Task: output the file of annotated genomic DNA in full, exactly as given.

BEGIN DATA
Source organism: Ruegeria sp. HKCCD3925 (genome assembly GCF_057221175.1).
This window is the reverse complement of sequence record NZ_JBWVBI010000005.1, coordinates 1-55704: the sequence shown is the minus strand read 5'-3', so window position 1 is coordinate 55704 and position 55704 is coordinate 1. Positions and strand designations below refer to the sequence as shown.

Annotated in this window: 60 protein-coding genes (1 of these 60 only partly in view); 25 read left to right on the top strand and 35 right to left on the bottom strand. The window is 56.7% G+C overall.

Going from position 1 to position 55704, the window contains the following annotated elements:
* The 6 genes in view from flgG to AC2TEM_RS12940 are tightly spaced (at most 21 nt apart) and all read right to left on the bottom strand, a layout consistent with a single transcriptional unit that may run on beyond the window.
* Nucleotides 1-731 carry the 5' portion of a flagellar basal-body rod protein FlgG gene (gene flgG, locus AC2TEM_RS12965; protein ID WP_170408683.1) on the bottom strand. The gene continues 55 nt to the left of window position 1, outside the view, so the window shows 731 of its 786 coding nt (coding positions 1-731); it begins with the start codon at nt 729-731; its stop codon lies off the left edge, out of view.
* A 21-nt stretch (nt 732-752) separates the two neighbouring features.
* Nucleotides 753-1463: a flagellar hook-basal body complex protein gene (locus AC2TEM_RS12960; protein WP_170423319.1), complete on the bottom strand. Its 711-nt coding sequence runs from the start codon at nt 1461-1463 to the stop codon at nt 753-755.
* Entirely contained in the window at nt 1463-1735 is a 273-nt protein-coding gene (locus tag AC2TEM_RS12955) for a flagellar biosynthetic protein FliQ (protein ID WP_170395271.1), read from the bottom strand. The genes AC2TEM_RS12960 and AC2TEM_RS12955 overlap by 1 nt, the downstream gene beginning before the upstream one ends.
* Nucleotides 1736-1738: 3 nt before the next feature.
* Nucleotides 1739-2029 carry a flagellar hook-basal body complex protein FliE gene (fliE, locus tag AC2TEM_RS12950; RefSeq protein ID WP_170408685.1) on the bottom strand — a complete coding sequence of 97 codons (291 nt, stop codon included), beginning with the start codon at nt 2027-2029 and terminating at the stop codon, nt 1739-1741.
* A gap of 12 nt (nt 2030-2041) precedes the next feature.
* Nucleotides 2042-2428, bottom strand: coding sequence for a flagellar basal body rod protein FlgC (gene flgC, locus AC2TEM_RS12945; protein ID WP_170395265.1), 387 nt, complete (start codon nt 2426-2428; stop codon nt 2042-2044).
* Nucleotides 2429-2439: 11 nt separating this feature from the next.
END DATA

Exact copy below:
Source organism: Ruegeria sp. HKCCD3925 (genome assembly GCF_057221175.1).
This window is the reverse complement of sequence record NZ_JBWVBI010000005.1, coordinates 1-55704: the sequence shown is the minus strand read 5'-3', so window position 1 is coordinate 55704 and position 55704 is coordinate 1. Positions and strand designations below refer to the sequence as shown.

Annotated in this window: 60 protein-coding genes (1 of these 60 only partly in view); 25 read left to right on the top strand and 35 right to left on the bottom strand. The window is 56.7% G+C overall.

Going from position 1 to position 55704, the window contains the following annotated elements:
* The 6 genes in view from flgG to AC2TEM_RS12940 are tightly spaced (at most 21 nt apart) and all read right to left on the bottom strand, a layout consistent with a single transcriptional unit that may run on beyond the window.
* Nucleotides 1-731 carry the 5' portion of a flagellar basal-body rod protein FlgG gene (gene flgG, locus AC2TEM_RS12965; protein ID WP_170408683.1) on the bottom strand. The gene continues 55 nt to the left of window position 1, outside the view, so the window shows 731 of its 786 coding nt (coding positions 1-731); it begins with the start codon at nt 729-731; its stop codon lies off the left edge, out of view.
* A 21-nt stretch (nt 732-752) separates the two neighbouring features.
* Nucleotides 753-1463: a flagellar hook-basal body complex protein gene (locus AC2TEM_RS12960; protein WP_170423319.1), complete on the bottom strand. Its 711-nt coding sequence runs from the start codon at nt 1461-1463 to the stop codon at nt 753-755.
* Entirely contained in the window at nt 1463-1735 is a 273-nt protein-coding gene (locus tag AC2TEM_RS12955) for a flagellar biosynthetic protein FliQ (protein ID WP_170395271.1), read from the bottom strand. The genes AC2TEM_RS12960 and AC2TEM_RS12955 overlap by 1 nt, the downstream gene beginning before the upstream one ends.
* Nucleotides 1736-1738: 3 nt before the next feature.
* Nucleotides 1739-2029 carry a flagellar hook-basal body complex protein FliE gene (fliE, locus tag AC2TEM_RS12950; RefSeq protein ID WP_170408685.1) on the bottom strand — a complete coding sequence of 97 codons (291 nt, stop codon included), beginning with the start codon at nt 2027-2029 and terminating at the stop codon, nt 1739-1741.
* A gap of 12 nt (nt 2030-2041) precedes the next feature.
* Nucleotides 2042-2428, bottom strand: coding sequence for a flagellar basal body rod protein FlgC (gene flgC, locus AC2TEM_RS12945; protein ID WP_170395265.1), 387 nt, complete (start codon nt 2426-2428; stop codon nt 2042-2044).
* Nucleotides 2429-2439: 11 nt separating this feature from the next.